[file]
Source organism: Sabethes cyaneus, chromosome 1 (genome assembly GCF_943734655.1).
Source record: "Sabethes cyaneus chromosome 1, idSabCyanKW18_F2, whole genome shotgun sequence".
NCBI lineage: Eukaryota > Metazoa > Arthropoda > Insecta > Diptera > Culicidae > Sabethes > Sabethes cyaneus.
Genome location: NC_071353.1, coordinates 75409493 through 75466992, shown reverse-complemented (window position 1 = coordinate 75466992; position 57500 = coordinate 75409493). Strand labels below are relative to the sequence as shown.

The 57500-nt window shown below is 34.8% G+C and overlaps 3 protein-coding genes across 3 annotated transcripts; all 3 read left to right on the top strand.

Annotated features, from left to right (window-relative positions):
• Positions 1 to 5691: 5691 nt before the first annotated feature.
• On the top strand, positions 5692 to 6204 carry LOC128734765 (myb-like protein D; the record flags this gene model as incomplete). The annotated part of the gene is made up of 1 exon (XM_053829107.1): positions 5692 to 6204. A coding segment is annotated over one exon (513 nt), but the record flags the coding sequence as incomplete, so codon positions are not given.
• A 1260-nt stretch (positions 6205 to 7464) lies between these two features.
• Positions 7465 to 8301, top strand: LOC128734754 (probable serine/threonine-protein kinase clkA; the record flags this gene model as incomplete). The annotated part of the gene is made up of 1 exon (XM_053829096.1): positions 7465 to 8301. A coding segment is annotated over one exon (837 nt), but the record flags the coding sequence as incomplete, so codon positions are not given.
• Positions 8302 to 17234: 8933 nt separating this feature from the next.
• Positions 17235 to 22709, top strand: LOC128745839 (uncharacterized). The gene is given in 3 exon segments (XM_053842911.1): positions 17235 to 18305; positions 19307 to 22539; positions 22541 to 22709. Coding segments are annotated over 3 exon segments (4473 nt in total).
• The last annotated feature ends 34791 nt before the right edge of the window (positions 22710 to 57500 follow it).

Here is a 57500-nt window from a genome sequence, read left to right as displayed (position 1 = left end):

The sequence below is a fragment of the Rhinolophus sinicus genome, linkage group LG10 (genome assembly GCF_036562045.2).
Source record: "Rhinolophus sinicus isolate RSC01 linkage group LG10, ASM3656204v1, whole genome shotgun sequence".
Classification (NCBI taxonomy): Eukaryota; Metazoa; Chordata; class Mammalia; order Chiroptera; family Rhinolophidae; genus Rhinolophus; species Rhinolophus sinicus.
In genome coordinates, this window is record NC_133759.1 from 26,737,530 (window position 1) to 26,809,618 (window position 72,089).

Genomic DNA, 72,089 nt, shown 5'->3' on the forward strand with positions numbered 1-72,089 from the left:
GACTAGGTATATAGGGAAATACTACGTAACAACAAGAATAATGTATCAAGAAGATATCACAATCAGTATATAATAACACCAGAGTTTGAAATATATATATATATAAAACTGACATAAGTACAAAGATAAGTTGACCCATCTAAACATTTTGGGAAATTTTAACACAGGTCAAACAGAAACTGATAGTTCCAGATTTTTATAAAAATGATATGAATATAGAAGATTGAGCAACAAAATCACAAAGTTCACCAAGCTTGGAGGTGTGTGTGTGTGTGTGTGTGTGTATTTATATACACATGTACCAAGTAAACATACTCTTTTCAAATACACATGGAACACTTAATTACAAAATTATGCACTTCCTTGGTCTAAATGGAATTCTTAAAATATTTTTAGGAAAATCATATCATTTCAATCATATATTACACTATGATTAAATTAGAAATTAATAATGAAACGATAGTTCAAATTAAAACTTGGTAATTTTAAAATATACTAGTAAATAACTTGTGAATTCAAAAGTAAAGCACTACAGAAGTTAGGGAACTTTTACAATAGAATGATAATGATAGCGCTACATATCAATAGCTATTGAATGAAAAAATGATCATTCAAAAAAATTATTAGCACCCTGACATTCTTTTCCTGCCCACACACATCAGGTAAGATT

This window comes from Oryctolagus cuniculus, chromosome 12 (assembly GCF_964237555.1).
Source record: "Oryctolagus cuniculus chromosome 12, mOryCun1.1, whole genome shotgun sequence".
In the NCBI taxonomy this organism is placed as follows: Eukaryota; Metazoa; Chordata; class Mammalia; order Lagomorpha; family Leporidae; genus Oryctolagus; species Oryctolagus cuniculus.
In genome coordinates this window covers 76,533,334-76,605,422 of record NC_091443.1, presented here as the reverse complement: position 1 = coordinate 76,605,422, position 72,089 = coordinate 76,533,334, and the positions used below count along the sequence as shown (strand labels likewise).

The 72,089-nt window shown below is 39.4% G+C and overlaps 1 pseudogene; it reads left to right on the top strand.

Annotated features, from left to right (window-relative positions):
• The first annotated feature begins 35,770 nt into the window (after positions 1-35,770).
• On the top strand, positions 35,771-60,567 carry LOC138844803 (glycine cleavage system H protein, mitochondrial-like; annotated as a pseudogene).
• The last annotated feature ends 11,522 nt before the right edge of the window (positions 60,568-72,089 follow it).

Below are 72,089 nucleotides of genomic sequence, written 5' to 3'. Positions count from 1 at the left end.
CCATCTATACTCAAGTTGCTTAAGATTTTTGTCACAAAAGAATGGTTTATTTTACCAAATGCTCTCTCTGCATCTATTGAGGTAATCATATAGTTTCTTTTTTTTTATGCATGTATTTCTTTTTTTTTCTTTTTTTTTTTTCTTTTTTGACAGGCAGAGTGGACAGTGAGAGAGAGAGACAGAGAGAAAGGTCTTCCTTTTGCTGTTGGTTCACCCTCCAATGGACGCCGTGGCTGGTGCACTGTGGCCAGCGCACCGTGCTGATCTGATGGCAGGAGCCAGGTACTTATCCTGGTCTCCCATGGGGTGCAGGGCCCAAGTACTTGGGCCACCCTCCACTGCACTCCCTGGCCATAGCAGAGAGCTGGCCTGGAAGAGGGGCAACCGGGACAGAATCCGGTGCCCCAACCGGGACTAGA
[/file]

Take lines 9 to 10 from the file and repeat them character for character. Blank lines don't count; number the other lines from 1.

• A 1260-nt stretch (positions 6205 to 7464) lies between these two features.
• Positions 7465 to 8301, top strand: LOC128734754 (probable serine/threonine-protein kinase clkA; the record flags this gene model as incomplete). The annotated part of the gene is made up of 1 exon (XM_053829096.1): positions 7465 to 8301. A coding segment is annotated over one exon (837 nt), but the record flags the coding sequence as incomplete, so codon positions are not given.